Do you ever feel tokenized as a person of colour in music?
I don’t think it’s just the music scene. I think it’s everyone that’s like you’re brown you have tattoos, you rap, you look kind of weird, you don’t dress like anyone else. They’re going to treat you like a unicorn but you just want to be a person, there’s groups of people that will treat you differently. It could be good exposure for music but I think it has more damaging effects in the long term, because once the wave is over what will happen when brown people are not cool anymore? I’m still going to be brown. It’s hard being a person and part of the trend but after the trend is over you’re still going to be that person, it’s damaging I think.
Has anyone ever said anything racist to you?
An overtly racist experience was when I first moved here and some dude walked past me as I was walking down the street, telling me to get out of his country. It was weird, I didn’t even comprehend what it was. In saying that I think for someone that just moved to another country the impact is bigger than for someone who has grown up here. The thing that ticks me off is when people mention the ethnicity of someone when its not relevant. The other day my friend said one of their friends had a date and was like “X got a date with an Asian chick”. Why does it matter? The story is that the person has a date. Its little things like that which still exist that chip away at me.
What are you thoughts on South Asian people using the N word?
So being brown and saying that N word, I have the perfect example. There’s this show Atlanta written by Donald Glover. In the first episode there’s a scene where they do some social commentary in a joking manner and discuss issues affecting the black community. There’s a part in the scene where they’re talking about this Indian dude and what he said in reference to something, and someone quotes him and says N word something something. And one of the other characters turns around and is like I don’t really like Indian dudes that say the N word. That’s exactly my thoughts on that, I don’t think anyone has the right to say it if you’re not coming from that or have gone through that experience or history.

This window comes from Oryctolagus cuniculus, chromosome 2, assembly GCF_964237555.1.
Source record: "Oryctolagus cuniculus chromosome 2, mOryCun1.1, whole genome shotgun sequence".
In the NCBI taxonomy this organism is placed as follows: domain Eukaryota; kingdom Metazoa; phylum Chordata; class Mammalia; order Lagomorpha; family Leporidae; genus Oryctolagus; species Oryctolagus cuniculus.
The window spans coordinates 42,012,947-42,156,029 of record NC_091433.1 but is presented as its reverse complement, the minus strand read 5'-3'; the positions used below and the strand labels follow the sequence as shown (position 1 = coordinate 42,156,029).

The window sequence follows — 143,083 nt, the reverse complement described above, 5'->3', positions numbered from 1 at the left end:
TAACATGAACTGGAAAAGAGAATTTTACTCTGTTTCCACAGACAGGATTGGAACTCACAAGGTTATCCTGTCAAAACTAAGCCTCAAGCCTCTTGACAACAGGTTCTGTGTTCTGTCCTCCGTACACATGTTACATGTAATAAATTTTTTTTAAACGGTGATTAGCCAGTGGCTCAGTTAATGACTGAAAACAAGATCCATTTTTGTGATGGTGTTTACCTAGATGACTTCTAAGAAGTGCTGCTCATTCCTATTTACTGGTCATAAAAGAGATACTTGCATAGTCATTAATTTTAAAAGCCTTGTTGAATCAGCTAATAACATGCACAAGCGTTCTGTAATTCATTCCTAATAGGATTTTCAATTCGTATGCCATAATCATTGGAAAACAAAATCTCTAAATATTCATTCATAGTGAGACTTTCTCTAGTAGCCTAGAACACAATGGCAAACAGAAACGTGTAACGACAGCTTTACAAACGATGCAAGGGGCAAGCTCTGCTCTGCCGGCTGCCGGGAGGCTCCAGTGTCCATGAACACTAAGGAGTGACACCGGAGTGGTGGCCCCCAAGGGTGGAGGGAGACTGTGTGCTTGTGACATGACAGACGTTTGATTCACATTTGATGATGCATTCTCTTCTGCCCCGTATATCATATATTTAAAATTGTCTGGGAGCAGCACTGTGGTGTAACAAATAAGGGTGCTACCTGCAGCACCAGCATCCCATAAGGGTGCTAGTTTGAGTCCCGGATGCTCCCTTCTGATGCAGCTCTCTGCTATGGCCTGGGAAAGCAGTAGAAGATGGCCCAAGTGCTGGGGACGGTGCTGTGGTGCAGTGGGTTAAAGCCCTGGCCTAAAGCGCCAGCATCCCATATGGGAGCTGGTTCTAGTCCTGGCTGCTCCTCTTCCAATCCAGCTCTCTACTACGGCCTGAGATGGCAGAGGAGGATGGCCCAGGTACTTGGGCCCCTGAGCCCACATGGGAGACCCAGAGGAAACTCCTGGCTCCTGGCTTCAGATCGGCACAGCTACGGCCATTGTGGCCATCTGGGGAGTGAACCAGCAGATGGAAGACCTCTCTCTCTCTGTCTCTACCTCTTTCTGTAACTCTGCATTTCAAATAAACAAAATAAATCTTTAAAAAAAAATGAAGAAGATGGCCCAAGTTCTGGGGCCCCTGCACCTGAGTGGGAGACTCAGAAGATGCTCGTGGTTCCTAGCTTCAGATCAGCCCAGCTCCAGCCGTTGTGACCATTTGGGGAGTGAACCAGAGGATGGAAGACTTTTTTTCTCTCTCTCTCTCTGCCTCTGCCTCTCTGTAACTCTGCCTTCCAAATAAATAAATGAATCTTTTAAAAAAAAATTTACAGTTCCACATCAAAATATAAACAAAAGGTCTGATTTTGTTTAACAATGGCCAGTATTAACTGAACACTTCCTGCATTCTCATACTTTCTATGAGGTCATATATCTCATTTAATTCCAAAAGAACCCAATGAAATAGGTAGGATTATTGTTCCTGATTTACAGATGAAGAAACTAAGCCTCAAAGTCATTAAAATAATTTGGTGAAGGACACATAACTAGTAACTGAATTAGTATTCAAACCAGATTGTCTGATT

You could argue that its a term of endearment, and I say it in front of my other black friends and they don’t find it offensive. And it’s not about that its about being more aware. Because what if curry muncher was a term of endearment, how would you feel if one of your white friends started calling you that but it was cool to say it. And obviously the N word is much worse. But if someone around me that’s brown says it I can’t actually say anything to them to stop using it. Because I don’t feel like its my place to police their language if I don’t come from that group. But my opinion is that it’s not right to say it.
What are some songs you have been listening to lately that you can recommend to the readers of Craccum?
A song that I’ve been listening to a lot these days is from the band called Sonder, they have this song called too Too Fast that was featured on Atlanta. It’s a super sad song but I really enjoy the song. But other recommendations are any and all Prince songs. For local artists, the new Polyester single is coming out as well as their album. And listen to local rap music too like Jess B and SWIDT who just played at Auckland City Limits, which is huge.